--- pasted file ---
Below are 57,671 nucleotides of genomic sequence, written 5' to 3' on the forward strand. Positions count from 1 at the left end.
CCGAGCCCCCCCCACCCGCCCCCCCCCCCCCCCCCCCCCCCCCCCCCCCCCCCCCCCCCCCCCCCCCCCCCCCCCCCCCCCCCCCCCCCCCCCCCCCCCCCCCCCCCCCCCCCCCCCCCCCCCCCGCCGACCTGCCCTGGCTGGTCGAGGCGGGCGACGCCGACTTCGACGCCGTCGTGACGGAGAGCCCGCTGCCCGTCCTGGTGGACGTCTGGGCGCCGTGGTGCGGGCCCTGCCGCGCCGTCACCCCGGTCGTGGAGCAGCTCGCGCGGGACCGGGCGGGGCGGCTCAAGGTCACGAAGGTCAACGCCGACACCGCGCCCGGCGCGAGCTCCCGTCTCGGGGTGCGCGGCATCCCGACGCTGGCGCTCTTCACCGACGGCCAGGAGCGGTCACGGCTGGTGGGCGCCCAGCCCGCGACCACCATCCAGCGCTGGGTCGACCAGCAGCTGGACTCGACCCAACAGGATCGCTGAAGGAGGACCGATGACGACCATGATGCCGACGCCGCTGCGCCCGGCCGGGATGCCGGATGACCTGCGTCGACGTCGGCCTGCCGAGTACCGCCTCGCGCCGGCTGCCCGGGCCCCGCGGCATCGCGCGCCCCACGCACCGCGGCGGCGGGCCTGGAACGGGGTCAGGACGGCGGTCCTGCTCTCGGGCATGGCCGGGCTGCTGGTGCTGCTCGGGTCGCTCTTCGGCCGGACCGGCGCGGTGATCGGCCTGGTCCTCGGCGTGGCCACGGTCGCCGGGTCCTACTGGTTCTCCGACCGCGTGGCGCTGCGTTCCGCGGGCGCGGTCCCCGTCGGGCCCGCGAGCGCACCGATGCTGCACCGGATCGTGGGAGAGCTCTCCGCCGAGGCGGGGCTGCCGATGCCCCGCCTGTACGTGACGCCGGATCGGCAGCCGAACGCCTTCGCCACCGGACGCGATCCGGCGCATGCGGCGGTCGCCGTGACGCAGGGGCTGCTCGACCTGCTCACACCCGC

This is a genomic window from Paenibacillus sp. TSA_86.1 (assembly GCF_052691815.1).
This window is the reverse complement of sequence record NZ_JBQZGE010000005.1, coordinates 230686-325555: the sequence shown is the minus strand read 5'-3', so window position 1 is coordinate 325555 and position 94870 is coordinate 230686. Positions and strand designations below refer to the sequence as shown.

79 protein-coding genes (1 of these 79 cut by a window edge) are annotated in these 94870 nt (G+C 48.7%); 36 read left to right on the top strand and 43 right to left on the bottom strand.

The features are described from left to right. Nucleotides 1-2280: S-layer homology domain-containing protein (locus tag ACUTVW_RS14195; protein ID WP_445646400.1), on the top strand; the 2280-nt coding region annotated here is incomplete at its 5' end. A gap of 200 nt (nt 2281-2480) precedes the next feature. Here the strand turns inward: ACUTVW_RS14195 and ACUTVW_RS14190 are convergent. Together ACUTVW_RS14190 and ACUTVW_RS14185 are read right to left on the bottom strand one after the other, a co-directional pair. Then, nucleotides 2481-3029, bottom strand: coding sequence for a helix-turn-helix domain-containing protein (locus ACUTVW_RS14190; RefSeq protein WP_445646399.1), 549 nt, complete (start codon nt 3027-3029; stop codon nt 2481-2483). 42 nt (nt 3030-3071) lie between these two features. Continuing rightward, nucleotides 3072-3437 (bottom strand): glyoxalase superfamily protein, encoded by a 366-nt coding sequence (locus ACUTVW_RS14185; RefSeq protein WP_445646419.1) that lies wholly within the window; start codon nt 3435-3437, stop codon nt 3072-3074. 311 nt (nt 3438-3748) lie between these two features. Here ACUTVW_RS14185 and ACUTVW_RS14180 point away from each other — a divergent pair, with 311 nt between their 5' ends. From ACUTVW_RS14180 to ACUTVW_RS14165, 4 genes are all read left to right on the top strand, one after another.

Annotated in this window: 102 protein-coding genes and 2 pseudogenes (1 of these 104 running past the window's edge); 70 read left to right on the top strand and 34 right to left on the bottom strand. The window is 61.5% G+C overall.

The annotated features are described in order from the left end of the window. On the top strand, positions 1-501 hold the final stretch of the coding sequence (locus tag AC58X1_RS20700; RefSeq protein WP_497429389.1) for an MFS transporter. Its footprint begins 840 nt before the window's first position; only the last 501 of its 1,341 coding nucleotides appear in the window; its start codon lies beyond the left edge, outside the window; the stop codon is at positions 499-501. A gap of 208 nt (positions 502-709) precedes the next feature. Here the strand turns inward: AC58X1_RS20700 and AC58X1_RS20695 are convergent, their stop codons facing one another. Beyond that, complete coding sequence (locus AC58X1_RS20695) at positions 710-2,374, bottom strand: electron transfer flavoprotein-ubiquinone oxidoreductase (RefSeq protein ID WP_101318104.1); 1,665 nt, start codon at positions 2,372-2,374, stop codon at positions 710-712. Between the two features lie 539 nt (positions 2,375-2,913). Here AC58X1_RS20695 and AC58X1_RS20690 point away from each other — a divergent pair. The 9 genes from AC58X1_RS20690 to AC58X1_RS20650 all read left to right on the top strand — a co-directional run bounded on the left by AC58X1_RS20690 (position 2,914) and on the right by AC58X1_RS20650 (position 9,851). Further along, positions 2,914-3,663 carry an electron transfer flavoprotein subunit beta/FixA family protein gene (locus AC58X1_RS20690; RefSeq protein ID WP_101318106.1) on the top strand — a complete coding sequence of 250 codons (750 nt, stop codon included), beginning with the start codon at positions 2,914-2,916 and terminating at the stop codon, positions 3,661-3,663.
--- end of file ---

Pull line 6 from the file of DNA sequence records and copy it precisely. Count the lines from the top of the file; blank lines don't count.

The features are described from left to right. Nucleotides 1-2280: S-layer homology domain-containing protein (locus tag ACUTVW_RS14195; protein ID WP_445646400.1), on the top strand; the 2280-nt coding region annotated here is incomplete at its 5' end. A gap of 200 nt (nt 2281-2480) precedes the next feature. Here the strand turns inward: ACUTVW_RS14195 and ACUTVW_RS14190 are convergent. Together ACUTVW_RS14190 and ACUTVW_RS14185 are read right to left on the bottom strand one after the other, a co-directional pair. Then, nucleotides 2481-3029, bottom strand: coding sequence for a helix-turn-helix domain-containing protein (locus ACUTVW_RS14190; RefSeq protein WP_445646399.1), 549 nt, complete (start codon nt 3027-3029; stop codon nt 2481-2483). 42 nt (nt 3030-3071) lie between these two features. Continuing rightward, nucleotides 3072-3437 (bottom strand): glyoxalase superfamily protein, encoded by a 366-nt coding sequence (locus ACUTVW_RS14185; RefSeq protein WP_445646419.1) that lies wholly within the window; start codon nt 3435-3437, stop codon nt 3072-3074. 311 nt (nt 3438-3748) lie between these two features. Here ACUTVW_RS14185 and ACUTVW_RS14180 point away from each other — a divergent pair, with 311 nt between their 5' ends. From ACUTVW_RS14180 to ACUTVW_RS14165, 4 genes are all read left to right on the top strand, one after another.